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Sunday, November 4, 2012

#55: Bushtit - Famosa Slough, CA

Before I headed out to California during the summer of 2010, I had a short-list of birds I wanted to see. On that list was the miniscule Bushtit, the only North American representative of the largely Eurasian family called Aegithalidae, or the long-tailed tits. I looked forward to seeing these birds all summer, but when I arrived in San Diego, I was surprised to that they were one of the first birds I saw.

Bushtits are wholly unique among North American birds. For one, they fly in tightly-knit flocks numbering between 20-40 birds, moving through low shrubs and bushes even in suburban habitat. I say “flock”, but these birds skillfully move between dense branches, flitting in and out more like a swarm of flies over roadkill. Additionally, the sexes look quite similar except for one key difference: female Bushtits have light-colored eyes, while those of the male are pure black, like shark’s eyes.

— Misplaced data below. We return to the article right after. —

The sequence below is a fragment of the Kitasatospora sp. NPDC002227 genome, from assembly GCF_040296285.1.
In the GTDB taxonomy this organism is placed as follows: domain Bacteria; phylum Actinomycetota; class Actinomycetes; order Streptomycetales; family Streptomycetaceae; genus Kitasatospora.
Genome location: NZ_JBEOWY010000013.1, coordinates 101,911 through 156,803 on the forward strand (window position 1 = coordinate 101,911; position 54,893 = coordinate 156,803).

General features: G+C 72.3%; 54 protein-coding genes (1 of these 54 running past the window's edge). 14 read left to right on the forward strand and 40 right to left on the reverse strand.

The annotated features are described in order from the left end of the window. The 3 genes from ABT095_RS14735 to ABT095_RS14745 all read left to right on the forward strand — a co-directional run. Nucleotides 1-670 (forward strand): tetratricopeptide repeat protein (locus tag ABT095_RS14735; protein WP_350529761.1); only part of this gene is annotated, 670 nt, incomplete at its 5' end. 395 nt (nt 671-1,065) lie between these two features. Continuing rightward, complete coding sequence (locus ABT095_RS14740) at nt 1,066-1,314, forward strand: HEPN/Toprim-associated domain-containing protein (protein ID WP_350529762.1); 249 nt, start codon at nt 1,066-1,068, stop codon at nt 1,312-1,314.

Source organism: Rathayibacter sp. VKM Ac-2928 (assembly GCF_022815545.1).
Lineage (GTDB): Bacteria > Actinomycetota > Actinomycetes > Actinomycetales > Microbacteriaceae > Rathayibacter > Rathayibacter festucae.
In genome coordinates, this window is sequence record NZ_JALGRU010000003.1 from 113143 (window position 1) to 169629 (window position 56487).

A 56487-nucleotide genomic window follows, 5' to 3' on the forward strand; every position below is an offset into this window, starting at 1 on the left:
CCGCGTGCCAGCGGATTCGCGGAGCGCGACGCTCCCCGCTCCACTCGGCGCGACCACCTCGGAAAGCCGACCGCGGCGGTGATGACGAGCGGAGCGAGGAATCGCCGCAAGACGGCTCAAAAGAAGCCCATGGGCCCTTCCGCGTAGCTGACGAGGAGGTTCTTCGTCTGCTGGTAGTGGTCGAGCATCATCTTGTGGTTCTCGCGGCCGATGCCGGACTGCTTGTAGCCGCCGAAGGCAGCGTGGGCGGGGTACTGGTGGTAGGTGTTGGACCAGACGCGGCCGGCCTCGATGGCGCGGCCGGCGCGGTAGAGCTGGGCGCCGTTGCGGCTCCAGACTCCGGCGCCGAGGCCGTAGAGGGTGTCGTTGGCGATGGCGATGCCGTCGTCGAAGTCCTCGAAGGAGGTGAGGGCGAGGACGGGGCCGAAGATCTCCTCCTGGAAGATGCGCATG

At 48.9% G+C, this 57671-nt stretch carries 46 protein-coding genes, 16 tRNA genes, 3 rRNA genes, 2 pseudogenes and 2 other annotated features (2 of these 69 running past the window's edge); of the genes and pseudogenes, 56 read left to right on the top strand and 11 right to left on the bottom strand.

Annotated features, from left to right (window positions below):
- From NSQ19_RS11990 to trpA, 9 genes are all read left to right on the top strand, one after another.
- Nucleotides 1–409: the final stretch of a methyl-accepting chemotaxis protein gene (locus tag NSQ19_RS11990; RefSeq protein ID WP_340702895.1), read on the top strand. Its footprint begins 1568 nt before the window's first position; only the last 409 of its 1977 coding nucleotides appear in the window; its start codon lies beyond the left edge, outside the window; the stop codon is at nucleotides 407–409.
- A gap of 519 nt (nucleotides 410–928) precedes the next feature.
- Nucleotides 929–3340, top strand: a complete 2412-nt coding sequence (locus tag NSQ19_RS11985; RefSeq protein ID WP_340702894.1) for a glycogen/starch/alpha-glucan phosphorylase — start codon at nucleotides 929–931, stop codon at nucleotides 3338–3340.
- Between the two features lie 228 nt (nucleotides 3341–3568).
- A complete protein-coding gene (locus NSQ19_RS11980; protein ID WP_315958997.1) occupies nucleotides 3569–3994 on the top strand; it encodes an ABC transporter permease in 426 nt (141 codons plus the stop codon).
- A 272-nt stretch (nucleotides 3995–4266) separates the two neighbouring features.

Which would make this one a male Bushtit.

During our time in San Diego, James and I found that Bushtits are particularly responsive to taped calls. Merely playing the tape in their general vicinity would lead to a swarm of these tiny birds in the nearest shrub. As such, we had fantastic views of these birds at close range, and got equally fantastic photos. I can’t wait til I can head out that way again, and get to enjoy these birds in all their miniscule glory.

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